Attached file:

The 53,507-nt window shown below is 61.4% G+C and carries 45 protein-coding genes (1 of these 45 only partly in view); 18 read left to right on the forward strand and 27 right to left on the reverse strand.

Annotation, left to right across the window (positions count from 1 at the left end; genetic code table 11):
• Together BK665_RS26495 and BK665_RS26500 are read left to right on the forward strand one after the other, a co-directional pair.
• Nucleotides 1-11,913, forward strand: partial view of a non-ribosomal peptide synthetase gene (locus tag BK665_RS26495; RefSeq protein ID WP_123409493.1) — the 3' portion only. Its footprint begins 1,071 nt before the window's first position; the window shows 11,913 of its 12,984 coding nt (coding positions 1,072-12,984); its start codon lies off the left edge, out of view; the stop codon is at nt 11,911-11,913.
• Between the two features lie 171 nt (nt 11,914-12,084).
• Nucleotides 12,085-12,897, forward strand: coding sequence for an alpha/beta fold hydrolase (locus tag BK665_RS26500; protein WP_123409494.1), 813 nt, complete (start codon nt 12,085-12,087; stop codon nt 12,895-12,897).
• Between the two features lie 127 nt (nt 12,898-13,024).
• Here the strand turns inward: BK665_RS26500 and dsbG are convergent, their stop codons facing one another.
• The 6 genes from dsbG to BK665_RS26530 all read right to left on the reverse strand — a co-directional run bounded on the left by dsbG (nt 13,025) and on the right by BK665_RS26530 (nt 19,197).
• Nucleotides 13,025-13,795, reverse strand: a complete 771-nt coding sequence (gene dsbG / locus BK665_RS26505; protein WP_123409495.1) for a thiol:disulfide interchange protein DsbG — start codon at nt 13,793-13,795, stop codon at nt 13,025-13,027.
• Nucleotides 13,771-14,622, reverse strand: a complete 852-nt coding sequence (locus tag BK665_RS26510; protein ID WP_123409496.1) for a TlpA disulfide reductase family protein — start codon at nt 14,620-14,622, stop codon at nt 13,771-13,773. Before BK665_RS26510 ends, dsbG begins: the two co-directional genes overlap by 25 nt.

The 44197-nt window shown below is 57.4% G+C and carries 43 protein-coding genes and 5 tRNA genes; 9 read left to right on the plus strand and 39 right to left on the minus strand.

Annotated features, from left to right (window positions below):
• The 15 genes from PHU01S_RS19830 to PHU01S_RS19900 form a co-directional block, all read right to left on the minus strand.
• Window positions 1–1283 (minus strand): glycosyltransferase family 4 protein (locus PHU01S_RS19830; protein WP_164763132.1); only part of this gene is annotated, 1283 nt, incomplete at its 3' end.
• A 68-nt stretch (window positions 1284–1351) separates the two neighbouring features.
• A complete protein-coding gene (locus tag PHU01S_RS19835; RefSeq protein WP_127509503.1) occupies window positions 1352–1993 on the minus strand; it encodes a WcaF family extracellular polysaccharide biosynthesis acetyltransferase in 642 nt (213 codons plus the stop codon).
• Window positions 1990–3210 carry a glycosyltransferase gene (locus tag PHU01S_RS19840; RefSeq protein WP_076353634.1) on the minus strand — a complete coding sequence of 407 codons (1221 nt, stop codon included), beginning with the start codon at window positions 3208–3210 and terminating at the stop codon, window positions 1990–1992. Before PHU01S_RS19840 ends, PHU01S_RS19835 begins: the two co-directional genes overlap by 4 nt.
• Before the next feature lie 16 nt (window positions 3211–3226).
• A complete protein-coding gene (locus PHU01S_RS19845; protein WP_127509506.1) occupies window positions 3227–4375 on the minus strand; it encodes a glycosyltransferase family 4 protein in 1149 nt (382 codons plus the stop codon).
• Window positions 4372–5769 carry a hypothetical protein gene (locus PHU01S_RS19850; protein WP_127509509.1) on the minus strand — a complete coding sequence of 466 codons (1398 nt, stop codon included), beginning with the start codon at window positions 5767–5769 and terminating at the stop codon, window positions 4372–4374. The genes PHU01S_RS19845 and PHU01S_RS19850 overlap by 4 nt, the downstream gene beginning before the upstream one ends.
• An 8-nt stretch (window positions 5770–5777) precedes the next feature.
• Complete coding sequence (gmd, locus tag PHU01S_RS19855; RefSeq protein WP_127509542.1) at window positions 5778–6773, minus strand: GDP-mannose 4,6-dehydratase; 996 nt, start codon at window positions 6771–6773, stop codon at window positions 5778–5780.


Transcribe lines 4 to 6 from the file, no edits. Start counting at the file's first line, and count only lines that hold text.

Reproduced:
• Nucleotides 1-11,913, forward strand: partial view of a non-ribosomal peptide synthetase gene (locus tag BK665_RS26495; RefSeq protein ID WP_123409493.1) — the 3' portion only. Its footprint begins 1,071 nt before the window's first position; the window shows 11,913 of its 12,984 coding nt (coding positions 1,072-12,984); its start codon lies off the left edge, out of view; the stop codon is at nt 11,911-11,913.
• Between the two features lie 171 nt (nt 11,914-12,084).
• Nucleotides 12,085-12,897, forward strand: coding sequence for an alpha/beta fold hydrolase (locus tag BK665_RS26500; protein WP_123409494.1), 813 nt, complete (start codon nt 12,085-12,087; stop codon nt 12,895-12,897).